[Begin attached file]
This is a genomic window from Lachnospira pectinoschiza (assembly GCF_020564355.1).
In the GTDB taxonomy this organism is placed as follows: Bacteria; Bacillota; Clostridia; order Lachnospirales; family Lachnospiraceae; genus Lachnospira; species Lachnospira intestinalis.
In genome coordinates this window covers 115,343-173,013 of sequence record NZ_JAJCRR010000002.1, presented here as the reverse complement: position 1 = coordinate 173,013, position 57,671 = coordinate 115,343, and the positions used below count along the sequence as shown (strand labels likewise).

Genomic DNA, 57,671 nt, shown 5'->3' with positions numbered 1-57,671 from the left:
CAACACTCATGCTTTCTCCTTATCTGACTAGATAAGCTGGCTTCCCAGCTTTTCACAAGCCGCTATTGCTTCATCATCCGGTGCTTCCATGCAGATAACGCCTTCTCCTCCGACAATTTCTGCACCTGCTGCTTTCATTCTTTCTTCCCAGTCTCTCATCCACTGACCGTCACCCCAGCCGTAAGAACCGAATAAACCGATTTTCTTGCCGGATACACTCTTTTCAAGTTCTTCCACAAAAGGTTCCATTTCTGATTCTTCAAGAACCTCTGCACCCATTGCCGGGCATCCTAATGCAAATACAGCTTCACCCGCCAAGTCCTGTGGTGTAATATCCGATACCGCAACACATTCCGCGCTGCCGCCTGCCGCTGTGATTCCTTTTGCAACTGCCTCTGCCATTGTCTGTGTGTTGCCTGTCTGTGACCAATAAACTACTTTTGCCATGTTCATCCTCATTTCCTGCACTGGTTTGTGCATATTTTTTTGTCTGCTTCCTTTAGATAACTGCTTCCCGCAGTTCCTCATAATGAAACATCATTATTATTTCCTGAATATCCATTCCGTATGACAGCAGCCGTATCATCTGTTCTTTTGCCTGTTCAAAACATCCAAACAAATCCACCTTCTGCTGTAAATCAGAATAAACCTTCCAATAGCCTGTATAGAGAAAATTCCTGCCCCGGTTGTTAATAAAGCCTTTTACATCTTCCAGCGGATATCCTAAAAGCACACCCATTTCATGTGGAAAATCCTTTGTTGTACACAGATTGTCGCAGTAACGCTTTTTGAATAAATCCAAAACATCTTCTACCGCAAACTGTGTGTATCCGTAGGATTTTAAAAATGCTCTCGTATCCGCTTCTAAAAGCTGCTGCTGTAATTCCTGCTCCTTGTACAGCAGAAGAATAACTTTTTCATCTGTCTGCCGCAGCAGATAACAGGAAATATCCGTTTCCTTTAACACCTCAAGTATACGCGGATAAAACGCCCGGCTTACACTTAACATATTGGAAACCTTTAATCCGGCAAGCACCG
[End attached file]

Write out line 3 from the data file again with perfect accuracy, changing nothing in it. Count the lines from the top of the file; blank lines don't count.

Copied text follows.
In genome coordinates this window covers 115,343-173,013 of sequence record NZ_JAJCRR010000002.1, presented here as the reverse complement: position 1 = coordinate 173,013, position 57,671 = coordinate 115,343, and the positions used below count along the sequence as shown (strand labels likewise).